Stephen F. Heinemann, Salk pioneer in brain disease research
Aug 14, 2014 | 2547 views | 0 0 comments | 13 13 recommendations | email to a friend | print
STEPHEN F. HEINEMANN
STEPHEN F. HEINEMANN
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Stephen F. Heinemann, a Salk Research Institute professor whose pioneering work on neurotransmitter receptors in the brain helped lay the groundwork for understanding brain diseases, died Aug. 6 of complications of kidney failure at Vibra Hospital in San Diego. He was 75.

A professor of neuroscience, Heinemann focused his research on the molecular mechanisms by which nerve cells communicate with each other at specialized connections known as “synapses.” Groundbreaking findings from his laboratory supported the idea that many diseases of the brain result from deficits in communication between nerve cells, and he was widely considered one of the world’s most accomplished neuroscientists.

“Steve was a giant of 20th-century neuroscience,” said William Brody, president of the institute. “His discoveries opened many avenues to better understand the function of the brain and for pursuing new therapies for neurological disorders.”

Heinemann, born in Boston on Feb. 11, 1939, received his first chemistry set from his uncle, Emil Julius Klaus Fuchs, a theoretical physicist who contributed to the development of the atom bomb as part of the Manhattan Project but later confessed to spying for the Soviet Union.

Heinemann earned a bachelor of science degree from the California Institute of Technology in 1962 and a Ph.D. in biochemistry from Harvard University in 1967. He completed postdoctoral studies at the Massachusetts Institute of Technology and Stanford University School of Medicine. In 1970, he was invited to join the Salk core faculty and was among its first neuroscientists. He established the institute’s Molecular Neurobiology Laboratory, which by the late 1980s was ranked number one of its kind in the world.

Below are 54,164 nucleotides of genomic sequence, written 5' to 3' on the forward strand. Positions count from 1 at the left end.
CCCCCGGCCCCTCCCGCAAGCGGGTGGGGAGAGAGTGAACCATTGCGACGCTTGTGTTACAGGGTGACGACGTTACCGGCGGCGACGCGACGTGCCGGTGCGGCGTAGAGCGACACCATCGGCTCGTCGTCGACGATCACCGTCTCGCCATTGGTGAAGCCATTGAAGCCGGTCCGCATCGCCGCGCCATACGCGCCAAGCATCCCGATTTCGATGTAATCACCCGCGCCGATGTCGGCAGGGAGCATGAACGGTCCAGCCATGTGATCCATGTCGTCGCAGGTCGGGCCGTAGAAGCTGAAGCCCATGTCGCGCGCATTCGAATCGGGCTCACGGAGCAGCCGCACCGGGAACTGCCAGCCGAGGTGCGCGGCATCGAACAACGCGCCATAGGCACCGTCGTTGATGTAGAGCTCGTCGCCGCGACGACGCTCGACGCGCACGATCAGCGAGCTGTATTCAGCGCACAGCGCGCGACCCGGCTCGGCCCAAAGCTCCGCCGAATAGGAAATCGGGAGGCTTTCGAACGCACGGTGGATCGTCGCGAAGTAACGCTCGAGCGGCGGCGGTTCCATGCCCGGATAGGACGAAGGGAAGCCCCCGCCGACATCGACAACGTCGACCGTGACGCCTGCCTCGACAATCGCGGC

A key outgrowth from Heinemann's work was the finding that deficits in receptor activity receptors account for a variety of human psychiatric maladies, including schizophrenia, bipolar disorder and Alzheimer's and Parkinson's diseases. He often warned that an Alzheimer’s epidemic threatened to swamp the medical system and led investigations into the brain’s receptors for nicotine–the group of receptors activated by the nicotine in tobacco and that may be damaged in Alzheimer’s disease.

Heinemann held several patents and had earned several awards. He was a member of the National Academy of Sciences, the National Institute of Medicine and the American Academy of Arts and Sciences and was a former President of the Society for Neuroscience. He received the Bristol-Myers Squibb Distinguished Achievement in Neuroscience Research Award and the McKnight Award for Research. In 2010, he was awarded the Julius Axelrod Prize for exceptional achievements in neuropharmacology and exemplary efforts in mentoring young scientists.

He is survived by his wife of 54 years, Ann Reischauer Heinemann; sons Nate (Suzi), Danny (Cindy), Quentin (Rachel) and Tad; a daughter, Eden Westgarth (John); sisters Marcia Saunders, Kristel Heinemann, Marianna Holzer and Heidi Holzer; and 12 grandchildren.

Services are pending.

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